Most UK graduates leave university with about £3,500 of debt on top of student loans, research shows.
A survey of 1,000 UK graduates by price comparison website MoneySuperMarket found the average Brit leaves uni with about £3,561 of additional debt, while 15% leave with a whopping £10,000.
Overdrafts and other products like credit cards are the source of most debt, the survey found. But over half (55%) of grads also borrow money from parents while studying − with loans from the bank of mum and dad making up £2,188 of their debt.
And only 57% of these pay their parents back, taking on average 11 months to do so.
The amount of debt is a concern for graduates, with four in five (79%) worried about their current bank balance, and two in five (43%) admitting they are more worried about their finances than they were at university.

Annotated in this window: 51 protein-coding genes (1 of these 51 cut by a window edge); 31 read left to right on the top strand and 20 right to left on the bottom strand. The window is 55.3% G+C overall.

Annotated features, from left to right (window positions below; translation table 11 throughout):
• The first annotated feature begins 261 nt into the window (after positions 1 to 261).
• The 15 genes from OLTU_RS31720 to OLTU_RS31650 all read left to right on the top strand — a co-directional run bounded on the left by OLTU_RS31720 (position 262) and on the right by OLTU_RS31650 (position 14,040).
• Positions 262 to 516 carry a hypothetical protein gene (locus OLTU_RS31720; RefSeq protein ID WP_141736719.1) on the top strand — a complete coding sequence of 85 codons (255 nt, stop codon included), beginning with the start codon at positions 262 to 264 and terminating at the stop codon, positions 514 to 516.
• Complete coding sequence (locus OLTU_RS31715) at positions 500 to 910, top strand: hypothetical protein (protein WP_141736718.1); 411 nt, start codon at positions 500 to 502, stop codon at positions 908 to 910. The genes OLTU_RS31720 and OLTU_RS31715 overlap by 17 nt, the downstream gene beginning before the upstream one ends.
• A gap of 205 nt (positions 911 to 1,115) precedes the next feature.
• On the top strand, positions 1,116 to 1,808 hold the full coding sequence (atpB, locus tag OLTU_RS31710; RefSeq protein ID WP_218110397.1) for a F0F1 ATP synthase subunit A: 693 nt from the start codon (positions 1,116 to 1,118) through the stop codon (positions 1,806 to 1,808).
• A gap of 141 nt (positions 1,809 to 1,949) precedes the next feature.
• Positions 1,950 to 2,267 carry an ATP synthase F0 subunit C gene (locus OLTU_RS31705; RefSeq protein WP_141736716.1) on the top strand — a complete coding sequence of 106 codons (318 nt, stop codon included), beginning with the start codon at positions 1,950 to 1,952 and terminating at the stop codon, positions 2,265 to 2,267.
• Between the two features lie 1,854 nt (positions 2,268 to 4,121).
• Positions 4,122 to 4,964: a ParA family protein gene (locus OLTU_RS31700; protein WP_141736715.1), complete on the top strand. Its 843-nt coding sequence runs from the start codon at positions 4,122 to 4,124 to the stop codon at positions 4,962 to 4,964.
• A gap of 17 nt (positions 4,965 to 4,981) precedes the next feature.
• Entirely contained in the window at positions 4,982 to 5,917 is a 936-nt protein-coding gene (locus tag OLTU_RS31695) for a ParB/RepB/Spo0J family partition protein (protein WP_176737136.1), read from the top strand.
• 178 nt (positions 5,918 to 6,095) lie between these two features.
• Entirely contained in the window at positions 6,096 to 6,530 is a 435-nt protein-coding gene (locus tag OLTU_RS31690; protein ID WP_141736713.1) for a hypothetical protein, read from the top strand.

Of those that borrowed from their parents while at university, two in five (42%) did so because they had gone through their student loan too fast, while 36% had gone too far into their overdraft.
Another quarter said their parents didn’t want to see them running up debt with a bank, while 17% hadn’t opened a bank account with an overdraft before they went to university, in the first place.
Three fifths spent the money from parents on groceries, while 36% used it to pay their rent. Other popular spends included equipment, such as books and laptops (48%), travel (31%), takeaways (30%) and alcohol (26%).
Rachel Wait from MoneySuperMarket, said: “With exams, essays, lectures and socialising to do at university, the last thing you are probably thinking about is your long-term debt.
“However, students are leaving university owing significant amounts of money, whether it be to the bank or to their parents.
She added: It is worth checking the terms of your current account as many banks will give you a timeline on when they will start charging your student account a higher rate of interest.
“You may also want to look at consolidating your debt onto a 0% credit card, which will allow you to spread your repayments out without having to pay additional interest.”